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Progress on clean energy for EU islands initiative

Seven of the region’s islands working together on an international project to lower carbon emissions associated with heat, transport and electricity supplies for residents, have published their transition agenda.

Pioneering islands have developed decarbonisation pathways

The islands of Eigg, Muck, Rum, Canna, Fair Isle, Foula and the peninsula of Knoydart were selected last year as ‘pioneering islands’ in the Clean Energy for EU Islands programme and have now developed decarbonisation pathways.

The transition agenda demonstrates a vision towards clean energy. It aims for all the islands to work together to deliver projects that reduce carbon emissions using affordable, resilient, low carbon energy supply. It was developed jointly by community electricity companies and community trusts on the region’s islands.

Foula Electricity Trust joined HIE, NatureScot, Shetland Islands Council and Foula residents in signing their clean energy transition pledge last year.

Since then, Foula, which lies 20 miles to the west of mainland Shetland, has implemented a 24hr electricity supply and is upgrading current renewable technology to make the island more sustainable. Foula Electricity Trust hopes that producing the collaborative decarbonisation plan will allow the island to further its ambition to be fully carbon neutral in the future.

Magnus Holbourn, director of Foula Electricity Trust, said: “The people who live here are very conscious of what is happening to the climate as a result of fossil fuel emissions. We were delighted to be chosen as a pioneering island and develop a transition plan. The plan looks at the different ways our community can partner with the other off-island stakeholder groups who share the responsibility for service provision on the island, so that together we can realise a joint ambition to be a low carbon community.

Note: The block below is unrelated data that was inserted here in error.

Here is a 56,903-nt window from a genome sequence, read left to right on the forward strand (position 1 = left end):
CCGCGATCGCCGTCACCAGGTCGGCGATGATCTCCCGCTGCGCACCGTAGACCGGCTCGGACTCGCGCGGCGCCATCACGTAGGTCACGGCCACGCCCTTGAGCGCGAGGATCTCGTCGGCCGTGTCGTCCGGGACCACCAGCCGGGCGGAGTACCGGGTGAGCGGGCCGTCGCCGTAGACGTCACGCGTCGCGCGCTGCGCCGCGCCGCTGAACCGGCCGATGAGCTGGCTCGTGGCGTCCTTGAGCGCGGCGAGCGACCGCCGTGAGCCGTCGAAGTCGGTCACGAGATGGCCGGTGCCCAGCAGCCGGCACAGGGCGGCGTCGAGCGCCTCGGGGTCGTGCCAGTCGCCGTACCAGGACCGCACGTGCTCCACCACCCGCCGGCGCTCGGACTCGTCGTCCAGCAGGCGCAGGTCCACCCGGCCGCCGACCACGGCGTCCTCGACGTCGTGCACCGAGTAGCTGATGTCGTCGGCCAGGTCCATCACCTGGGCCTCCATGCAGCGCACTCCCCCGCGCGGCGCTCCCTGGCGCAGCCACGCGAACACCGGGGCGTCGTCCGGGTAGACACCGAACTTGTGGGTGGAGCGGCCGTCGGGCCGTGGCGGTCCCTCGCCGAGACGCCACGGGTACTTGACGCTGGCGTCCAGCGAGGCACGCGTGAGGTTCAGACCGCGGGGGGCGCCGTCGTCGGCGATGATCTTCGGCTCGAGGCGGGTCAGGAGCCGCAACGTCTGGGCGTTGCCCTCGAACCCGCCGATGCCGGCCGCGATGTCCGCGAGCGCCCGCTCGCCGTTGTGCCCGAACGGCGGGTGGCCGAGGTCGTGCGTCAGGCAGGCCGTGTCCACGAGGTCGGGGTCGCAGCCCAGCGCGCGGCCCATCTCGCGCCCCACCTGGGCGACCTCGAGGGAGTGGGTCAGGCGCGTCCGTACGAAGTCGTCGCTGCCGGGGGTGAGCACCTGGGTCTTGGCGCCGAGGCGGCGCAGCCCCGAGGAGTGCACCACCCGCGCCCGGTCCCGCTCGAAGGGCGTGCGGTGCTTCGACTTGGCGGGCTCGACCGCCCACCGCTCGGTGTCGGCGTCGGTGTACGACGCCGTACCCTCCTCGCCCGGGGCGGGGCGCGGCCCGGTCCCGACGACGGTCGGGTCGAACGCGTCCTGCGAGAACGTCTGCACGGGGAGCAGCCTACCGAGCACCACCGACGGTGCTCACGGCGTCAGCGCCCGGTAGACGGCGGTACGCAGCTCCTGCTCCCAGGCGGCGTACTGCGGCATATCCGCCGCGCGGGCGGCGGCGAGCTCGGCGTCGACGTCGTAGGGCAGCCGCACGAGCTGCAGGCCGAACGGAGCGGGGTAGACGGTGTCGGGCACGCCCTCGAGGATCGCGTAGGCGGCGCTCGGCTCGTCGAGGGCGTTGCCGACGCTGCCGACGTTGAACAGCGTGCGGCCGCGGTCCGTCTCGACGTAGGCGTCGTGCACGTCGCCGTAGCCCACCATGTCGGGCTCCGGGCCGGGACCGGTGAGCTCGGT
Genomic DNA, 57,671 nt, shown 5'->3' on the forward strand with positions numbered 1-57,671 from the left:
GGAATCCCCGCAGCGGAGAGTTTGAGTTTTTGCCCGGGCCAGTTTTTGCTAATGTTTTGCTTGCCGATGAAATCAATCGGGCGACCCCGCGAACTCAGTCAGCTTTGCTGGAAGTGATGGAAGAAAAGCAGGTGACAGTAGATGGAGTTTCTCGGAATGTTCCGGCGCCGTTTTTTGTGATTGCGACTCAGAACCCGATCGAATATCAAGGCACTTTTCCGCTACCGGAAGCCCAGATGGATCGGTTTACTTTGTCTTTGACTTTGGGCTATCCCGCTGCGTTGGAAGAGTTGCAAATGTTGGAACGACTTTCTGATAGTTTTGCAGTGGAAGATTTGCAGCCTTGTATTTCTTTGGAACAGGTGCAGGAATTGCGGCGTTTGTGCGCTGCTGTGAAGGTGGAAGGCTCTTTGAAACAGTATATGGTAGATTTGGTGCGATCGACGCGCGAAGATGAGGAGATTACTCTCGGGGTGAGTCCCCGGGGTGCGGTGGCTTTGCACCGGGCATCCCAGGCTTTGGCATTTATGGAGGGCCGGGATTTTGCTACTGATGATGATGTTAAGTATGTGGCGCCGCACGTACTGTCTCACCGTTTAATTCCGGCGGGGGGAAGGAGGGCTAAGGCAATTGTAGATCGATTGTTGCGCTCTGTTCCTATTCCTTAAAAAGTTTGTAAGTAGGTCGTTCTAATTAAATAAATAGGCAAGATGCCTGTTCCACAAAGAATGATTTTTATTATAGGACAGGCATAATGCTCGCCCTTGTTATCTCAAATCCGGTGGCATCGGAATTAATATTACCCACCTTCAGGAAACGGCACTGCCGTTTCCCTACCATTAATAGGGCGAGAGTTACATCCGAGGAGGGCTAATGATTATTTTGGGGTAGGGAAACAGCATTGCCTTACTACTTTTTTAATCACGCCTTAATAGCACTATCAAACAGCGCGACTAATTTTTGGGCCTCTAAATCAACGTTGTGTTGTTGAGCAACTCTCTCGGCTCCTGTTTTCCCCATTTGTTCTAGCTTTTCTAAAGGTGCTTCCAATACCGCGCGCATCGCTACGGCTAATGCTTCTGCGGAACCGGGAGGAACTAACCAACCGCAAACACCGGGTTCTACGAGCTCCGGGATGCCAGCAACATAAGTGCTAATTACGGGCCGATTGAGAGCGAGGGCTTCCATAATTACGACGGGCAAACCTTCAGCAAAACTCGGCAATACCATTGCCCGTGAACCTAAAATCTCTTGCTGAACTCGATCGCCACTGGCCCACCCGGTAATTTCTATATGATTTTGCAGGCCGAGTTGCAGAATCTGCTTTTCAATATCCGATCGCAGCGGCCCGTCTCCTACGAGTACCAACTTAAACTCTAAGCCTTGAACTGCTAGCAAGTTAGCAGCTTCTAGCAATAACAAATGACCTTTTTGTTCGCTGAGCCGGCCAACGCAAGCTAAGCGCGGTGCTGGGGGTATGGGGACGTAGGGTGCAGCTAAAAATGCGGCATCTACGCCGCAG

“The response from the other stakeholders has been very positive and the community is fully engaged and supportive. We see this as a great opportunity to be part of a movement to more sustainable living, something we all care about, living in a place that is so dominated by its natural environment. We really hope that what we do here on Foula can inspire other people to work together and get behind a large-scale transition to low carbon lifestyles.”

The region’s islands were part of the initial 22 European islands who have made the firm step towards decarbonising their energy systems.